Don't lose your pension from your previous jobs
Lost pensions – where people find it hard to trace pensions they may have paid into over their working life – is a problem that should not be overlooked. In Britain, it is estimated that over €3.66bn is sitting in lost pension accounts.
With today's workforce being much more mobile, it can be difficult to locate exactly where various bits of pension savings are – and this issue is further exacerbated for those who have lived and worked abroad. These forgotten or misplaced pension funds can result in people coming to retirement and missing out on pension savings that could make a big difference to their standard of living.
While most people should be able to remember the jobs they had throughout the course of their working life, they may not remember who looked after the pension scheme they were in. Their employer may also have merged or closed down, so it can be difficult to know where to even start looking.
One of the most common mistakes people make is believing that tracing a pension from a previous employer is simply not worth the effort. This can often be a costly mistake to make. If you and your employer have paid into a pension for even just a few years, depending on when that pension was started, significant sums may have accrued.
Here are some steps you can take to ensure you don't lose out on any pension savings accumulated over your working life.
* It is almost always in your best interest to join an employer's pension scheme as the employer will be paying into it. Once you have been in it for two years, you have a legal entitlement to the value of it. The fact that you don't see yourself with that particular employer until retirement age does not mean you can't benefit.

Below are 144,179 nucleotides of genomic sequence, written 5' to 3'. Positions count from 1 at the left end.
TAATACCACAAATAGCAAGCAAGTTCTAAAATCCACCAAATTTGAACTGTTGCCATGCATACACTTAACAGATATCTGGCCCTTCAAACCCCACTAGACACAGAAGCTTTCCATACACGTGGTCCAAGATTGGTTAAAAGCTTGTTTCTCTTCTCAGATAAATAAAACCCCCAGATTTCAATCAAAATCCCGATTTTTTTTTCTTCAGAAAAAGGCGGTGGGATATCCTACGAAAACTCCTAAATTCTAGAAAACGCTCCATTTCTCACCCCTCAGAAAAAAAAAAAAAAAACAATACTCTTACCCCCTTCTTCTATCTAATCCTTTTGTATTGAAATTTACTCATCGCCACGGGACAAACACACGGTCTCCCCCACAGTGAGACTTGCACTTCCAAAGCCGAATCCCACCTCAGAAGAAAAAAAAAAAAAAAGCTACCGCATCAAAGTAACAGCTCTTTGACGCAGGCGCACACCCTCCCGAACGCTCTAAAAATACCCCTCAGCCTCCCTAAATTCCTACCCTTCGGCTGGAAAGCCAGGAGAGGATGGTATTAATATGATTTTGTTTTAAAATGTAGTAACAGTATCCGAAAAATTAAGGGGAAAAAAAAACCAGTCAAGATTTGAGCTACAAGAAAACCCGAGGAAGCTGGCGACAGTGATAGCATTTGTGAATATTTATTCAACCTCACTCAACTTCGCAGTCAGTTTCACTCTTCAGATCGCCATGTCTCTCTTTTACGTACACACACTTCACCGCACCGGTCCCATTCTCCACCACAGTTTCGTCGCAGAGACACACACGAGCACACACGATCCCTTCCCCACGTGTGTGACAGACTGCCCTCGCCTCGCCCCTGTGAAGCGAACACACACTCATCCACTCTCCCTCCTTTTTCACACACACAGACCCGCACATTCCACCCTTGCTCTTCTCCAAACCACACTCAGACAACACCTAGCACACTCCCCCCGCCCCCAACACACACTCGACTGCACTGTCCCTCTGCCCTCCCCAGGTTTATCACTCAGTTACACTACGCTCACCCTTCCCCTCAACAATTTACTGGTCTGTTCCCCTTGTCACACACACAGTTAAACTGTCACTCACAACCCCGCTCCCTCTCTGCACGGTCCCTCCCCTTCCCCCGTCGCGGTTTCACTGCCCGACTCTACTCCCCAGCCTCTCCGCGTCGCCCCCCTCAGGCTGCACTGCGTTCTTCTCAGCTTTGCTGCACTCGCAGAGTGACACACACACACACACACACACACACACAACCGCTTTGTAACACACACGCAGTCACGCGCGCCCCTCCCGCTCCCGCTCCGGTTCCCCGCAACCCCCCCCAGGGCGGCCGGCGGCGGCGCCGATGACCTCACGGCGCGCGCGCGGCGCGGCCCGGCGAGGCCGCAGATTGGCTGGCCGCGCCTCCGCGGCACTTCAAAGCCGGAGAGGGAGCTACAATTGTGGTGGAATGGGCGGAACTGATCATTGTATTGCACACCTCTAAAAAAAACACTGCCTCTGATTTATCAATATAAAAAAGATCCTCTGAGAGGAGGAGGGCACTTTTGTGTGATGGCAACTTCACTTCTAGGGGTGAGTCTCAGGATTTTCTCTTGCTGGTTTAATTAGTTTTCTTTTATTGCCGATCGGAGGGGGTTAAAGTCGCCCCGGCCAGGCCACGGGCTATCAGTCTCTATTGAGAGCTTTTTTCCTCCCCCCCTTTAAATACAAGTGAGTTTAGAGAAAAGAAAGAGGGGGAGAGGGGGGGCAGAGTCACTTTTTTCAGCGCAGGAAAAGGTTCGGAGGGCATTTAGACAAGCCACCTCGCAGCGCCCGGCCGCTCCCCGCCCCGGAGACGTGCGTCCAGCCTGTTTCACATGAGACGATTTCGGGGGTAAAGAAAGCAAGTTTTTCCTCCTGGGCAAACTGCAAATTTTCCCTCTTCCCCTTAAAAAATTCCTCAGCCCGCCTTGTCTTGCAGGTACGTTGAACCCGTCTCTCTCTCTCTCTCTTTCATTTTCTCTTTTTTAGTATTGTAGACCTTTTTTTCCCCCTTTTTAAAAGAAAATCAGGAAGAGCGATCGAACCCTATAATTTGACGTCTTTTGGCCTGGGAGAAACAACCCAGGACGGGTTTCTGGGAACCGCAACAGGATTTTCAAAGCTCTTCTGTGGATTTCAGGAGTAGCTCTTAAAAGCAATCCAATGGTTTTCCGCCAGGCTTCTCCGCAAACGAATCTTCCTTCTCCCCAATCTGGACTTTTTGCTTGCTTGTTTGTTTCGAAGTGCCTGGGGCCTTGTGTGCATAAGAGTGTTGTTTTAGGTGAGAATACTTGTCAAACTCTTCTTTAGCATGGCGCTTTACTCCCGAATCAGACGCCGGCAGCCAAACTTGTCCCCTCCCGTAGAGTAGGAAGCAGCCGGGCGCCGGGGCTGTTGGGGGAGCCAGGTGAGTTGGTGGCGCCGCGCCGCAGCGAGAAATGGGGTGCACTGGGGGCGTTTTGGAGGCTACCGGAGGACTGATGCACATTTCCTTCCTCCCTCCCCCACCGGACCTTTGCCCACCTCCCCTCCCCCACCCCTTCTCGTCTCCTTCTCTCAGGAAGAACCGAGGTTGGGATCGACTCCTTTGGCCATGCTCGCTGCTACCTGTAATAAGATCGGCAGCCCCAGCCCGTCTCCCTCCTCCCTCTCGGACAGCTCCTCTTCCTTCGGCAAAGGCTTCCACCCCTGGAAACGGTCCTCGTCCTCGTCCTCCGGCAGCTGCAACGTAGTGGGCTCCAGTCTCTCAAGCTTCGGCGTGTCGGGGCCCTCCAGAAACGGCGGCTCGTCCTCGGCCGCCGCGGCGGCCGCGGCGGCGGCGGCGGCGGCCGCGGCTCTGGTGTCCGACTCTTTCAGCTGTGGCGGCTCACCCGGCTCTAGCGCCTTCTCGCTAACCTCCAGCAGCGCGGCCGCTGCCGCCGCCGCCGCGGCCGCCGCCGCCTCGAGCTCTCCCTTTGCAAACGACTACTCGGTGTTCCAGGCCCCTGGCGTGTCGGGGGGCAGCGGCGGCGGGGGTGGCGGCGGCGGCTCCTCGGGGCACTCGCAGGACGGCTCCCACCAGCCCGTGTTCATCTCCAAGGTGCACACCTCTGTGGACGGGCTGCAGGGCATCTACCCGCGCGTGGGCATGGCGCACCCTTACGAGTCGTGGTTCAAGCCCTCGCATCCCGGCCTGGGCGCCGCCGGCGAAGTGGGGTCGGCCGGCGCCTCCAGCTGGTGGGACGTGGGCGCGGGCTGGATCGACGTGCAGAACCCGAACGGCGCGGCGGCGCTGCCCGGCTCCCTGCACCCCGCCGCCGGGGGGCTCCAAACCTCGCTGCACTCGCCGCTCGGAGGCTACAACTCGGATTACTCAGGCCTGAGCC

* Try to hold on to some of the pension documentation as that will have contact details that should help if you need to trace your pension in the future. Discarding communication from a pension administrator can make the effort of tracking it down much greater.
* Make sure whoever administers a pension scheme in which you have been a member has your up-to-date address. Keep a list of companies to notify when you move. Also try to make sure these companies have contact details that are unlikely to change, such as personal email addresses or mobile numbers. Once your pension is due to be paid, the trustees have a legal duty to pay it and will make some efforts to find you. However, that will be difficult if you have moved from the address that they have on file for you – and it will be even more difficult if you are living abroad.
* While you are still employed, you get an annual statement setting out your benefits and the main contact details for the scheme. However, once you leave that employer, you no longer automatically receive that information. You can ask for updates on your pension from the pension scheme administrator and they are obliged to provide these to you. You should do this at regular stages to help plan for retirement.
* You have the right to transfer any past pension benefits you have into your current pension. Talk to your new employer and get independent financial advice, as it doesn't always make financial sense to transfer.
* As you get closer to retirement, think about getting independent financial advice – as the adviser will be able to help you in tracking down past pensions.
* If you are having difficulty working out where your pension is, contact former colleagues or the regulator, the Pensions Authority.
Jerry Moriarty is CEO of the Irish Association of Pension Funds
Sunday Indo Business